(This is another in the Why You Should Never Live With… series. Unreliable Narrator here. Chick-Lit Heroine here. Cop From A Crime Novel here. Young Adult Protagonist here. Literary Fiction Hero here. Romantic Hero here. Historical Fiction Hero here. Women’s Fiction Husband here.)
It’s the weekend. The sun is shining, and you just had the most marvellous avocado-laden brunch in town with friends. You open the door of your ultra-modern duplex. Suddenly, an unseasonably chill wind blows, and you feel the urge to brush cobwebs from your ears. Not for the first time, you peer with confusion at the dingy patterned wallpaper in your oddly dark hallway, and wonder how it got there. You smell fresh onions and old sweat, and turn around. Historical TV Drama Woman is behind you, wearing a frayed muslin dress which was once elegantly pretty – a long time ago. Her bottom half is swathed in six layers of petticoats. Her top half is a different matter entirely.
You: Christ! What happened to you?
Historical TV Drama Woman: Why do you ask?
You: Your dress – the bodice is ripped right down the middle!
HTVDW: [dazed] I beg your pardon?
You: It’s just that you’re – um – more or less topless. Your – ah – bosoms are hanging out.
HTVDW: [clutching the sides of her bodice ineffectually together and screaming] My Lord!
[Historical TV Drama Woman paws at her bodice, in attempt to re-lace her bosoms into their implausibly fragile bindings. Unfortunately, the effect is somewhat pornographic, and you look away with difficulty: however, you are unable to resist another peek, which causes embarrassment. And shame. Don’t forget the shame.]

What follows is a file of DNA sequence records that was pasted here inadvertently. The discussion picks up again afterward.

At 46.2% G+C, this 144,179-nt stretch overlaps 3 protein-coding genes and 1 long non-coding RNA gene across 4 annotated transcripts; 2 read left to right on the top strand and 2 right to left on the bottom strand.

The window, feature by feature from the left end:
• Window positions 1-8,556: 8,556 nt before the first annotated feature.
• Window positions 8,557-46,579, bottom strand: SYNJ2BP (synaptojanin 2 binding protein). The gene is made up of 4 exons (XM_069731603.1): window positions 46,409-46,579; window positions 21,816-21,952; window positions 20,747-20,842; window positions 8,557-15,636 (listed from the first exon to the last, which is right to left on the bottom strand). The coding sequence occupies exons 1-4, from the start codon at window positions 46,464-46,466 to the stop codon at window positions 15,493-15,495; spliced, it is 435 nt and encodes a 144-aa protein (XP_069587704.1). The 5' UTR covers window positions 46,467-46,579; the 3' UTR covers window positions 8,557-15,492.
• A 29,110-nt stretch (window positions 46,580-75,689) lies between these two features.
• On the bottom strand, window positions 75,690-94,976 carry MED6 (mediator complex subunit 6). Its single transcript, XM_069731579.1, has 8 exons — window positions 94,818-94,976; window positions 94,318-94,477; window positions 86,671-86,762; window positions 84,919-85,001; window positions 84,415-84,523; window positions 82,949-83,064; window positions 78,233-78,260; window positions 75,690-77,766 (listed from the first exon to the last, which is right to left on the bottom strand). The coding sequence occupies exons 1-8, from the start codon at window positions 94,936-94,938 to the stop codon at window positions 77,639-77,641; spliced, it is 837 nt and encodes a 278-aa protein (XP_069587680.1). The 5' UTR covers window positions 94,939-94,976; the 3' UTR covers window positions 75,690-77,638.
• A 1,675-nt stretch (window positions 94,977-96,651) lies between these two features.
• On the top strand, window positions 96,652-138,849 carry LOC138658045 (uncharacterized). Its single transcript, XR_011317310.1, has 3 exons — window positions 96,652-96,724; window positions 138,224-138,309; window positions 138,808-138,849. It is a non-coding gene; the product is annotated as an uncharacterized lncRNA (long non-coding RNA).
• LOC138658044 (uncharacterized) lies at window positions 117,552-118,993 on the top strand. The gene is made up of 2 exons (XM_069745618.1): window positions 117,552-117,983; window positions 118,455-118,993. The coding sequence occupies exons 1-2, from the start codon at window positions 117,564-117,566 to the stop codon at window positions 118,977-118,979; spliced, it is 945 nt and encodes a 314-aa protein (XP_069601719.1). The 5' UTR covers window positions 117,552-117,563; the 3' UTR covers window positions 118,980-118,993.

HTVDW: While you were out, I heard a knocking. I was making dough in the kitchen, even though I have neither the hands nor the skill for it, being as I am a genteel woman fallen upon hard times, and forced to take up a situation which is as alien to me as the notion of equal rights for a mere female with no protector to guide her through life’s rocky path of pain.
You: For someone who thinks equality is an alien notion, you sure talk about it a lot.
HTVDW: I am but a woman of my time. Yet I am no man’s property!
You: I couldn’t agree more, which is why I’m constantly asking you to open your own bank account – and possibly pay some bills around here.
HTVDW: What – hold my own money in my hands? Tend to business as if I were a man? But that is madness!
You: Whatever. Just tell me what happened today.
HTVDW: Well, I attended to the door.
You: I’ve asked you before not to open the door when I’m not here. Something bad always happens.
HTVDW: Whatever do you mean?
You: Well, you were attacked twice, last week alone.
HTVDW: But that is my lot, is it not?
You: [angrily] It’s NOBODY’S lot in life to be raped, for God’s sake! I don’t care if you’re fictional!
HTVDW: Except it is actually in my contract. Up to three times in each series, in fact. It’s all there in black and white. Bosoms to be bared every twenty minutes, ravishment or attempted ravishment on the half hour, double that in each penultimate episode.